The Diplomat‘s Stephen Blank argues that in post-Soviet Central Asia, even in Kazakhstan, the Russian language is waning. This has obvious consequences for Russian soft power on the ground in the region.
[I]t has been clear for some time, and recent news reports confirm it, that the Russian language is steadily losing ground in Central Asia in educational institutions and in much of the media throughout Central Asia. To be sure, Moscow is trying to counter this, for instance with recent attempts to saturate the Kazakh media. Yet this trend towards establishing the primacy of national cultures and languages at the expense of Russian builds on twenty years of steady nationalization of the culture of these states as a matter of deliberate policy, on their deliberate efforts to maintain an openness to the larger globalizing trends in the world economy, and on a generation of growing restrictions on Russian language use in broadcasting and other media.
Of course, Central Asian leaders will not publicly attack the use of Russian language or create situations that could tempt Moscow to intervene in Central Asia on the same pretexts as it employed in Ukraine. But while the invasion of Ukraine created and still generates considerable anxiety in Central Asia, the crisis that Russia faces as a result of its action makes intervention in Central Asia a less likely prospect for the foreseeable future. Given the steep economic decline Russia has experienced following its Ukrainian adventure a third front on top of Ukraine and the North Caucasus is the last thing Moscow seeks. Nonetheless, leaders like Kazakhstan’s President Nursultan Nazarbayev point with pride to the growth of Kazakh as the native language and more younger students are preferring English or Chinese to Russian.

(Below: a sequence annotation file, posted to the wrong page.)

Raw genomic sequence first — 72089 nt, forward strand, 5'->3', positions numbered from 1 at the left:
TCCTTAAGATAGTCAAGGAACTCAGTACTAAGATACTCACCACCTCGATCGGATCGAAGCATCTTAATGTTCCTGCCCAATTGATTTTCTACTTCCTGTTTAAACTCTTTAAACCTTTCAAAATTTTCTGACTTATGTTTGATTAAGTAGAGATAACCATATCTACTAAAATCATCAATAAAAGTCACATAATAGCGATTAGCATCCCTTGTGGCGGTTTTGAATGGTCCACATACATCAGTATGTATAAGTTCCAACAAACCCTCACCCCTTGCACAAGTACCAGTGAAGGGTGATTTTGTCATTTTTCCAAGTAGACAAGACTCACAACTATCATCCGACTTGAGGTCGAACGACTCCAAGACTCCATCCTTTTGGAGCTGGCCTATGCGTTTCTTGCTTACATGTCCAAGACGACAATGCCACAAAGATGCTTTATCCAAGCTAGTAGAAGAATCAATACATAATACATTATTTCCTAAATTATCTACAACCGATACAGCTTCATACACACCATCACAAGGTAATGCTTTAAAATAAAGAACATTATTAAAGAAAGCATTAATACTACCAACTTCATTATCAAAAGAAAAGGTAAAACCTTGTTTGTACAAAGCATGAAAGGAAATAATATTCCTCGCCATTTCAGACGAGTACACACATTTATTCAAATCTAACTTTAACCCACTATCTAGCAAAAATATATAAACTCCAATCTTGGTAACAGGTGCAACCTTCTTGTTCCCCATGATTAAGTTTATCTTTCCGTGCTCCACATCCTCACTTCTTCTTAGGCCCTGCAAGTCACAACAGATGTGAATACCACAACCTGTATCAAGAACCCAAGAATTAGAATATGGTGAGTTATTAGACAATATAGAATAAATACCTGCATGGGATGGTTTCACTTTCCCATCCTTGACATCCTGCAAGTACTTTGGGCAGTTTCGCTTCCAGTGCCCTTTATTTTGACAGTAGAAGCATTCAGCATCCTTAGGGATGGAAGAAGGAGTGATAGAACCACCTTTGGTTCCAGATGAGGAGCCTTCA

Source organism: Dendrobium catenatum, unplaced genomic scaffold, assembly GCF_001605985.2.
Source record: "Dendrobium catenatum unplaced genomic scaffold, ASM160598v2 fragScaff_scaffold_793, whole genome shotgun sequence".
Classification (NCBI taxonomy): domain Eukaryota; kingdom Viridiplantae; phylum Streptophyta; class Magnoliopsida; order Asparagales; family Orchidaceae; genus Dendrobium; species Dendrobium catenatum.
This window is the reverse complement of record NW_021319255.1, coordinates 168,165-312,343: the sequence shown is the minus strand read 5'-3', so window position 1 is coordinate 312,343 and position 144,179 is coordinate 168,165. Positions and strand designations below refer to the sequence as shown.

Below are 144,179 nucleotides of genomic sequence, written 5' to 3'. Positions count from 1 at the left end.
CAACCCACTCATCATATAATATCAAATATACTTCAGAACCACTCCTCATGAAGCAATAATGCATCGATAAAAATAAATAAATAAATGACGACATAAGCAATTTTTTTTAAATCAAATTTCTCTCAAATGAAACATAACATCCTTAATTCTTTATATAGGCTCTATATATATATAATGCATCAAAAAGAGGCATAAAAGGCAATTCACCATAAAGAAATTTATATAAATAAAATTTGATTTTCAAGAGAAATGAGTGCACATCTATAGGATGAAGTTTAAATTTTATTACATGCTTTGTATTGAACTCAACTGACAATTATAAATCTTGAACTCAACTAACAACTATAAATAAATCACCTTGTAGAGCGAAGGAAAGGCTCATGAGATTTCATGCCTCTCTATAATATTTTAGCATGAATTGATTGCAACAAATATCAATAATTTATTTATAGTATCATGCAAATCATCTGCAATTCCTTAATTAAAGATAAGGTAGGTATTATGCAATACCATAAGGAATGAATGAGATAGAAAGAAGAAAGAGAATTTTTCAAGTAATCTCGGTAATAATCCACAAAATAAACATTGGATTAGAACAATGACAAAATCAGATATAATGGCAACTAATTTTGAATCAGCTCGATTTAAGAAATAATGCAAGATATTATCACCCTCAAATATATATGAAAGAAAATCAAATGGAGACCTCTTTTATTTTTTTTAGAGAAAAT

In Kyrgyzstan, a recent report showed different forces at work but similar outcomes. The poverty of the Kyrgyz school system means that despite Russian claims of large-scale support for Russian-language teaching abroad, means that only 11 percent of Kyrgyz students are going to superior Russian schools in that republic. Students otherwise are not learning Russian and competent teachers are hard to find. All this, of course, generates a vicious cycle. Similarly, in December 2013, Veniamin Kaganov, Russia’s deputy education minister, was quoted in Tass as saying that the number of Russian speakers had fallen by 100 million since the break up of the Soviet Union. Neither is this outcome unique to Kyrgyzstan or Central Asia. Although globalization certainly plays a role here, all these states have taken serious policy steps since 1991 to create a stronger sense of national identity among their peoples, a policy line that inevitably translates into privileging native languages over Russian and English and now Chinese over it as well.
This outcome strongly suggests that while state support for the propagation of he Russian language abroad is a point in Russia’s 2009 national security strategy, Moscow is apparently steadily if somewhat unobtrusively failing to achieve its goals. And this testifies to a continuing failure to actualize Russia’s soft power despite an enormous state investment. The manifestations of this failure may be quiet and not immediately visible but they do point to the steady erosion over time of Russian power of all kinds in Central Asia, although its military capabilities there remain potentially formidable.